Carl Jung has said, “Until you make the unconscious conscious, it will direct your life, and you will call it Fate.”
A friend has been a flight attendant for over 30 years for a major European airline. She has a very, very stressful job on long-haul trans-oceanic flights. She has very unsettled sleep, often screaming loudly, so much so that her partner must wake her. She often needs to walk around in the middle of the night just to make it stop.
She says that so many of the people she has known on her flight crews are deeply involved in heavy drinking and smoking. Many have died from strokes and aneurysms. There is great suffering in this relatively new, unusual profession for which our evolutionary development has not developed sufficient mechanisms for absorbing and integrating the extraordinary levels of stress and high-performance mental functioning that needs to be carried out with great precision packed among other stressed-out human beings in a narrow tube. They are constantly jamming their body clock, and their jobs entail breathing artificial air for hours and hours on end. I have always admired flight attendants very much for the daily “trauma” they receive, body and mind, just so that we can go here and there at will.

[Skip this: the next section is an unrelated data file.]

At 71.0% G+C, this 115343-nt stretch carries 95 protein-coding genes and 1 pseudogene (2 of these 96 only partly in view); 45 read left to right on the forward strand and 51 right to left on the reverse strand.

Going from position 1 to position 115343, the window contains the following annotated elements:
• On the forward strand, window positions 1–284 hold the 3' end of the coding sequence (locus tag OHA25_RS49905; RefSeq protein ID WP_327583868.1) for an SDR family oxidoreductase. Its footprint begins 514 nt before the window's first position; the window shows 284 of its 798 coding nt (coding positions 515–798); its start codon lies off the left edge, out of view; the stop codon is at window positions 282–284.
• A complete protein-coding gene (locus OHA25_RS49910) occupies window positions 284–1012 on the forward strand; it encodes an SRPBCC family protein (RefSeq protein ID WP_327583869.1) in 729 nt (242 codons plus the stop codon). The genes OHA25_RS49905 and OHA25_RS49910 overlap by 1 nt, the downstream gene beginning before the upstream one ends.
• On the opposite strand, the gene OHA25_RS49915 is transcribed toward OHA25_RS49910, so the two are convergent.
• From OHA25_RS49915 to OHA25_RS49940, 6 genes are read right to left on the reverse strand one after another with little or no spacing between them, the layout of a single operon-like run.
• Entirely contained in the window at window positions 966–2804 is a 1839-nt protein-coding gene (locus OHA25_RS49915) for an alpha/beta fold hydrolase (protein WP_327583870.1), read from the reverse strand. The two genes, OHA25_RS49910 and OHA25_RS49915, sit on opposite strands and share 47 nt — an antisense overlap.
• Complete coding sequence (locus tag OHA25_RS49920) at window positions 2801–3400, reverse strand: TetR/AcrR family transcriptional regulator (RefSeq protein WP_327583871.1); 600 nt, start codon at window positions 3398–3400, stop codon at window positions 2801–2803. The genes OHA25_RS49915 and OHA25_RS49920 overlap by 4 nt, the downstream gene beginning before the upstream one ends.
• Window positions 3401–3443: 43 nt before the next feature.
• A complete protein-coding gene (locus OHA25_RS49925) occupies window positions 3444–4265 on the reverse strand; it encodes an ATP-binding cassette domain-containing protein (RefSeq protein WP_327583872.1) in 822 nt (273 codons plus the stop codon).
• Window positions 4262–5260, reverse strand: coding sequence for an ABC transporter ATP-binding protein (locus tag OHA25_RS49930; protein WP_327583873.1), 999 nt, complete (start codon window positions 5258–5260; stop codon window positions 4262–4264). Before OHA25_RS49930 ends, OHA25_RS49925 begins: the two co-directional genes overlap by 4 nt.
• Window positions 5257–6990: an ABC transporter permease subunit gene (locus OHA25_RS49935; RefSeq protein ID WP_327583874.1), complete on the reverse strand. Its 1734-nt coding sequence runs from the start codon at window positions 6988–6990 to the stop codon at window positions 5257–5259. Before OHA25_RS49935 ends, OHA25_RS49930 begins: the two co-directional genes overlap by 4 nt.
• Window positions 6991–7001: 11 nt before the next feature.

She began meditating daily since last August, and her screaming dreams have disappeared.
This talk reflects on that.
Materials presented in the video include this important excerpt from the classic, The Compass of Zen, by Zen Master Seung Sahn (full disclosure: although I am listed as the compiler and editor of this truly historic text which every student of Zen should consult, there is no personal financial benefit — all proceeds go to the Kwan Um School of Zen, as they should.)